Review Summary: Dance music's steady rhythms can feel fairly unmusical. Tiesto does his best to create interest where the genre often lacks.
I've had something of a strained relationship with electronic dance music. As soon as its crescendos first caught my ears I was made a fan and diligently began to take my first fumbling steps to learn as much as I could about my new love . However, I immediately ran into a simple yet obvious problem; dance music is just that, music for dancing. My ear had been trained by rock and was stubbornly refusing to accept the pounding rhythms that are so effective on the dance floor as musical. Now, I'm definitely not going to put the genre down because is meant to be experienced in a totally different way from other music, but the fact of the matter is that dance tunes rarely stack up against their counterparts when judged on the same scale. This brings me to the reason I chose to review Kaleidoscope in the first place. No mater how I look at it, this is a very strong album.
The nature of trance music makes monotony a threat to the listenability of any dance based album and this time around Tiesto has gone to great lengths to avoid it. Almost all of the songs on Kaleidoscope feature vocalists and there is rock-like a tendency towards the variation in the music that would normally come about due to improvisation and chemistry in a band. "Escape Me" tries particularly hard with synthesizers mimicking guitar player, bass player, and drummer to create interest while never losing its bouncy stride. The sound quality and production of the album also reflect Tiesto's confidence and skill. There is no drenching of reverb to make the songs sound as though they are being played in a huge stadium, Tiesto doesn't need a huge echoey sound to make a huge album. The opening title track is proof of this, sporting one of the most gigantic buildups I've ever experienced in a song. The end result is an album that, despite its dancy qualities, you can still comfortably sit down and listen to it.
The vocalists featured on this album really take the front seat whenever they are employed. This results in some of the poorer singers tending to ruin their tracks and the instrumental numbers feeling like throwaways. I don't really know what it is about male vocalists on trance tunes, but half the time they just feel out of place. All the male singers on Kaleidoscope excluding Jonsi sounded throaty and tense. Conversely Sigur Ros's champion delivered a beautifully layered tapestry of falsetto. In fact, most of the big names featured lived up to and surpassed my expectations. The use of Tegan & Sarah's voices made for an intensely memorable track with "Feel it in my Bones" and I have to say I enjoyed "Knock Me Out" quite a bit more than any of Emily Haines' other work. For the life of me I can't figure out which tracks are collaborations and which ones lift the voices from their respective originals, but since we are more concerned with Tiesto's work than his featured singers I can remain content leaving it ambiguous.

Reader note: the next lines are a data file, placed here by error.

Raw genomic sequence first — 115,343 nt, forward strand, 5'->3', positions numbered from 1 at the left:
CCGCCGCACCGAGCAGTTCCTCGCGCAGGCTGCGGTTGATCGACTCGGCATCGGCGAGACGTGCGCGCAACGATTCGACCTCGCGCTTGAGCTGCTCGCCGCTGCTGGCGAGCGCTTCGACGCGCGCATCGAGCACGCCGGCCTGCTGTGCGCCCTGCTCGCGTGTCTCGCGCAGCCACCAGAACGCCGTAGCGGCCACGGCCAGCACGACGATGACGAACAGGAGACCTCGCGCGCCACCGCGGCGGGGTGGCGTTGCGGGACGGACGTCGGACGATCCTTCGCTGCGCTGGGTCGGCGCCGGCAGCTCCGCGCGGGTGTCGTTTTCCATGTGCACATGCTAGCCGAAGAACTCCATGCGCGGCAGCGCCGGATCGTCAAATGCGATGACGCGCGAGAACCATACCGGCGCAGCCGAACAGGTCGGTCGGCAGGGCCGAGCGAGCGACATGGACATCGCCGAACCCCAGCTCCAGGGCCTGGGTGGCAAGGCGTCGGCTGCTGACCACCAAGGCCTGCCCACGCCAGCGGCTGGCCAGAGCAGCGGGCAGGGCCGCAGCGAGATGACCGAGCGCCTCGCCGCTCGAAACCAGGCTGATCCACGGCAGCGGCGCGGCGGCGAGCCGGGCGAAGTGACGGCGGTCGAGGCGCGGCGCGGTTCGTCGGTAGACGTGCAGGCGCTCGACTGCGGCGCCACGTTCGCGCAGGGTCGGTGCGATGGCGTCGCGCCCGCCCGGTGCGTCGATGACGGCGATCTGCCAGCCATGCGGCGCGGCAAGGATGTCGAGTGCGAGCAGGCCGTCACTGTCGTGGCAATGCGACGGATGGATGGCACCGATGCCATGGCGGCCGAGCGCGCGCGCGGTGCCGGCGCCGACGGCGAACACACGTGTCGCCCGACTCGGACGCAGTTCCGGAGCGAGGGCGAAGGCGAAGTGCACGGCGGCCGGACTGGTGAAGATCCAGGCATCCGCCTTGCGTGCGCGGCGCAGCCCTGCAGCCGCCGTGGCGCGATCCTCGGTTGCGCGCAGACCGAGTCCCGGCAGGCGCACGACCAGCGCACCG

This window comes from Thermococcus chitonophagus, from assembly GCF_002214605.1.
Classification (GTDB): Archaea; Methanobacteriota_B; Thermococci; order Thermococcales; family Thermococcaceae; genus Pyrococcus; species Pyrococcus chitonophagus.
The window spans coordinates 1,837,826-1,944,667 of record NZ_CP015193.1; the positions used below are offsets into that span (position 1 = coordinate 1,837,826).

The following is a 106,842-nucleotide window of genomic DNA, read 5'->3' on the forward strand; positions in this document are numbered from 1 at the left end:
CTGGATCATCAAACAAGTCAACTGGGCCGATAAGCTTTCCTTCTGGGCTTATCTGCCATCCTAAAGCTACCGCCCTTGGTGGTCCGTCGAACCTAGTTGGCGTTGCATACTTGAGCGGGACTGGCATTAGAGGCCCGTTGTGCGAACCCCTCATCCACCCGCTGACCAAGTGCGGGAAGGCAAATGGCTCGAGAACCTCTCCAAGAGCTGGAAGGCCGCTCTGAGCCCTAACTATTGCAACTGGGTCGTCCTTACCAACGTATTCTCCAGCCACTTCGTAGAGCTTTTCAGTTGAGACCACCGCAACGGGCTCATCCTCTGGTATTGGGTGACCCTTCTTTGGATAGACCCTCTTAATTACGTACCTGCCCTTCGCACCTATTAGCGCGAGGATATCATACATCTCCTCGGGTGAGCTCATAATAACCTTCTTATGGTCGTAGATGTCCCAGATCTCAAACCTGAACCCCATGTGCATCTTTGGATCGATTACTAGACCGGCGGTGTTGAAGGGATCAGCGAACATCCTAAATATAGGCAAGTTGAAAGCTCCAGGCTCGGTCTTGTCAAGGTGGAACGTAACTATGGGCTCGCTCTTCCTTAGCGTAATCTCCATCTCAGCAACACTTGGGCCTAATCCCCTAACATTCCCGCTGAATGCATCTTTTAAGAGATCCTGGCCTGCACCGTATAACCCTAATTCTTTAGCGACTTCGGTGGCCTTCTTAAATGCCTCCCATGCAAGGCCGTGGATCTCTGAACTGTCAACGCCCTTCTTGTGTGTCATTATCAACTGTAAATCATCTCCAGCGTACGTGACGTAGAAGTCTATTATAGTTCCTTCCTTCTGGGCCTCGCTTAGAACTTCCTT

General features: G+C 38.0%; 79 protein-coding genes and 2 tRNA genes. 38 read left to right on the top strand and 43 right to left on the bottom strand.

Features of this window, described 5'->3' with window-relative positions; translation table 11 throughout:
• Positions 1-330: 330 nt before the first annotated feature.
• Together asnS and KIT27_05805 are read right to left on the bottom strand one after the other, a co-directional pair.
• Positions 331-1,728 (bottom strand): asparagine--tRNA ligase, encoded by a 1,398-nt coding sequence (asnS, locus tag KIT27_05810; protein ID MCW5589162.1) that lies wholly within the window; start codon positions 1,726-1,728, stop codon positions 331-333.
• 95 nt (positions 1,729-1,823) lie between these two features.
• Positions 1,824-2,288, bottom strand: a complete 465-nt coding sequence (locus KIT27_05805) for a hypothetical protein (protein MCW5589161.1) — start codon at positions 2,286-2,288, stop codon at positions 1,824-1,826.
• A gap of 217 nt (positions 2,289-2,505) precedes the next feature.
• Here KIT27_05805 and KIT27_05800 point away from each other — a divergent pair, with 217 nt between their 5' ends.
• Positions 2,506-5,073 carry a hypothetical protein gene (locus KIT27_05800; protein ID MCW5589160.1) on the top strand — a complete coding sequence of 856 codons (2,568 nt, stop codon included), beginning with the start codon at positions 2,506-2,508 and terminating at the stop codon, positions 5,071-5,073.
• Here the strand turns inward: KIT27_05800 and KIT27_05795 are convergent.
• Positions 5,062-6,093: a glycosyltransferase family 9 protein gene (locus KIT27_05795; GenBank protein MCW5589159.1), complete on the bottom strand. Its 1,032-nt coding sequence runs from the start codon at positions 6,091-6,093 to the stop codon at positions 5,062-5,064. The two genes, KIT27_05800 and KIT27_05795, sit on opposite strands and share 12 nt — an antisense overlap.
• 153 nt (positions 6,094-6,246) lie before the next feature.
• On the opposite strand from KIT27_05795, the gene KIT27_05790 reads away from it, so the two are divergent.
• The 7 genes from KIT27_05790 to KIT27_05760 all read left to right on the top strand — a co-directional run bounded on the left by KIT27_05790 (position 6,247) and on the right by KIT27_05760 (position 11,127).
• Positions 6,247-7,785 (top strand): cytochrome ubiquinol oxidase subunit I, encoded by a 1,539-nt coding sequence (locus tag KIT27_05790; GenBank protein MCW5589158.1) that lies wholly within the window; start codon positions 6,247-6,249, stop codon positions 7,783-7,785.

So how does Kaleidoscope stand? There is a disconcerting lack of consistency in the tracks themselves. The instrumentals float through the mind without making any particular effort to stick and even some of the vocal tracks feel like weary attempts to mimic the standouts. The great songs however are truly marvelous and fairly abundant. The title track is spine tingling in the extreme, and C.C Sheffield's bitter gripe on "Escape Me" puts a gut-wrenching twist on the classic trance euphoria. Frustratingly one of my favorites off this album is an itunes bonus and thus didn't come on the CD I bought; "Bad Behavior" featuring Dizzy Rascal sports a seamless fusion of rap and dance music that puts to shame any and all of the club music that has become so rampant in the American Top 40. The bassline is sick, Dizzee sounds convincingly badass and the pads are gigantic so why in the world "Bad Behavior" didn't make it into the legitimate tracklist is totally beyond me.
Regardless of the occasional stumble Kaleidoscope is a strong effort and I am happy to recommend it to any one who hasn't yet given it a chance. Good dance music can be painfully hard to find with so much of it being monotonous and boring. Tiesto's latest feels like a step in a promising new direction and hopefully his next release will be more consistent once he has time to get comfortable. Expect great things in the man's future.